I once thought it was silly that e-mail is so easily forged. Then
someone pointed out to me how easily one can forge _physical_ mail --
the kind delivered five or six days a week by someone working for a
(quasi-)government entity and wearing a uniform.
It is utterly futile to put any effort into trying to authenticate the
sender of RFC 821 mail. It just doesn't make any sense, because there
is no basis in the underlying protocols to authenticate anything. One
can improve on the current zero authentication of e-mail by using a
public-key encryption system. How much it improves depends on your
point of view, as does whether it's worth all the trouble. It all
operates way far above RFC 821 and friends.
What does it mean when you get mail from someone you don't know? Why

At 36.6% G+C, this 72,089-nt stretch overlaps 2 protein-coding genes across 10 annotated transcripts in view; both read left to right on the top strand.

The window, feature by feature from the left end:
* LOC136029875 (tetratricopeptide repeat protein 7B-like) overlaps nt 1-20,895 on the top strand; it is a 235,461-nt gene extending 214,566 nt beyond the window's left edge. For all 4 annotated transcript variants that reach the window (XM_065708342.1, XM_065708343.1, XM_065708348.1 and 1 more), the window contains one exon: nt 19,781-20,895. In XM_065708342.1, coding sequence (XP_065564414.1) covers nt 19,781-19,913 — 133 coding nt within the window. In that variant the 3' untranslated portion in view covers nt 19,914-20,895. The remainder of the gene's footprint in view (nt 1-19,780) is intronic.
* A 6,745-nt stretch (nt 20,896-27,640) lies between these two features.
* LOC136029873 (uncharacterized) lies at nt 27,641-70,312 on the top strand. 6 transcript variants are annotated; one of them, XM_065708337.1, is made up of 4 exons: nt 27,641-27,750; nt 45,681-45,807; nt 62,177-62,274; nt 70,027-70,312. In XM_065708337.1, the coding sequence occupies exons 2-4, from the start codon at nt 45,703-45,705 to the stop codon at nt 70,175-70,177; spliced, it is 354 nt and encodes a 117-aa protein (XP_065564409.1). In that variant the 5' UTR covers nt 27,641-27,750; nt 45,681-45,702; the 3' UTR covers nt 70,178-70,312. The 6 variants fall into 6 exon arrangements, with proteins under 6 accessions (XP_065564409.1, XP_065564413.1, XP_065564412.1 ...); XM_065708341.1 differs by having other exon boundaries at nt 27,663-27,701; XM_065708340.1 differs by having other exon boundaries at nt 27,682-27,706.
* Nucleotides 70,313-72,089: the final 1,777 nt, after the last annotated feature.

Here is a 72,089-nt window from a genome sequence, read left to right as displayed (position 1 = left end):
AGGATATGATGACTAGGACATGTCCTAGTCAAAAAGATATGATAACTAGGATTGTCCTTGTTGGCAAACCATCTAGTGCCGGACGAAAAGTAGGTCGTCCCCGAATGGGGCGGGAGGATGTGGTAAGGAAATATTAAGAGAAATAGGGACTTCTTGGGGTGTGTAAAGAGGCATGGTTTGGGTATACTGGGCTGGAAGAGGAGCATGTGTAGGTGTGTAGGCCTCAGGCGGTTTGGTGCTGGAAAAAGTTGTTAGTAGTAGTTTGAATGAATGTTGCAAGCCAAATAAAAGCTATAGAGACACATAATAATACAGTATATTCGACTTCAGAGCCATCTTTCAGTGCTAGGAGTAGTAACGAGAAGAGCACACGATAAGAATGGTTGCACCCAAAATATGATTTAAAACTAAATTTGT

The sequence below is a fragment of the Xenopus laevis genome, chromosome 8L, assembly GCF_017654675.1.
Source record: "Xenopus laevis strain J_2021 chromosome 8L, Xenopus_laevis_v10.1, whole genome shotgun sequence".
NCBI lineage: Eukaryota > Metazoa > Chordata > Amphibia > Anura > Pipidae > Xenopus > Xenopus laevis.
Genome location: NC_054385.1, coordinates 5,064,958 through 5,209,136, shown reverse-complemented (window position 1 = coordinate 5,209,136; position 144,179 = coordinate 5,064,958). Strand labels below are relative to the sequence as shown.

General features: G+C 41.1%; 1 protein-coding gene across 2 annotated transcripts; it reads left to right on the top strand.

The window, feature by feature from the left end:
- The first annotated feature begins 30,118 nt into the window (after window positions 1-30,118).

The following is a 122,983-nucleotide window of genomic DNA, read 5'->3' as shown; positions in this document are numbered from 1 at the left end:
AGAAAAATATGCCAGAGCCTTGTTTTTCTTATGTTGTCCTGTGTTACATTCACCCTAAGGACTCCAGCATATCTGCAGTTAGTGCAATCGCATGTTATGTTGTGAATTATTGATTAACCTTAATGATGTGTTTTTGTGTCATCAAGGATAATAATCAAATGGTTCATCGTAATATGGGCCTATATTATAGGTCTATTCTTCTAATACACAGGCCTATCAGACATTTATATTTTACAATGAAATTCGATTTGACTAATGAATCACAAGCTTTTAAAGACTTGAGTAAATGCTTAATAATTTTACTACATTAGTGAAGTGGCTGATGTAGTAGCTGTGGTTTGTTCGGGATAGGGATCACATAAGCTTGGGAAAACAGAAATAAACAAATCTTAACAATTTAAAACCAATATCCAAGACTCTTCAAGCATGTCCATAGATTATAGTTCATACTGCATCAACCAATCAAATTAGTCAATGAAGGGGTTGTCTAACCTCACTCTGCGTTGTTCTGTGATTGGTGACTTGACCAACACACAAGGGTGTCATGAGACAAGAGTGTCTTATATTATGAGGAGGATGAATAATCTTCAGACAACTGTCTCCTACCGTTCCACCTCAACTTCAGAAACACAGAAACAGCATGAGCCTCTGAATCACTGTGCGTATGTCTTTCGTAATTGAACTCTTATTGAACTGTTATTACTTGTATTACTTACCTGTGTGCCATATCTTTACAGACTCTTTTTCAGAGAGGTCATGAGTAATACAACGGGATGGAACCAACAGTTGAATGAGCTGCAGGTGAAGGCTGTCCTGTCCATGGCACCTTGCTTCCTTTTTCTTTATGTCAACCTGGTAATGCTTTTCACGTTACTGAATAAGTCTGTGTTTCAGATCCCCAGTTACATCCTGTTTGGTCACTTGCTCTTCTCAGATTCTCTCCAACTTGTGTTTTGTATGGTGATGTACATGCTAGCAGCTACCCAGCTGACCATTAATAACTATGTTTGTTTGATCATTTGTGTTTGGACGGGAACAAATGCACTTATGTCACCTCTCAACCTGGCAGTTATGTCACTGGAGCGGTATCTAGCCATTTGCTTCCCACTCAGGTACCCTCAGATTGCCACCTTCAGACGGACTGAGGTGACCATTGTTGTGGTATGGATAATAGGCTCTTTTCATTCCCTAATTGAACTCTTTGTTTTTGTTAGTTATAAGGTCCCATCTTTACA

do you care who _really_ sent it? What would you do differently based
on the sender?
Did you notice that I didn't specify electronic or physical mail?
When you answer these questions, you might realize that it's rarely
important to know precisely who sent a piece of mail, physical or
electronic. For those times when it really is important, you might
also realize that (at least today) you probably cannot complete the
transaction electronically anyway.$$
INET: Mark-Ludwig @
COM NIC: ML255 ICBM: USA; Lower Left Coast
"You can't brew beer out of genetically-cultivated barley; they've
bred the 'buzz' out of it. I've tried." -- UEO Chief Bickle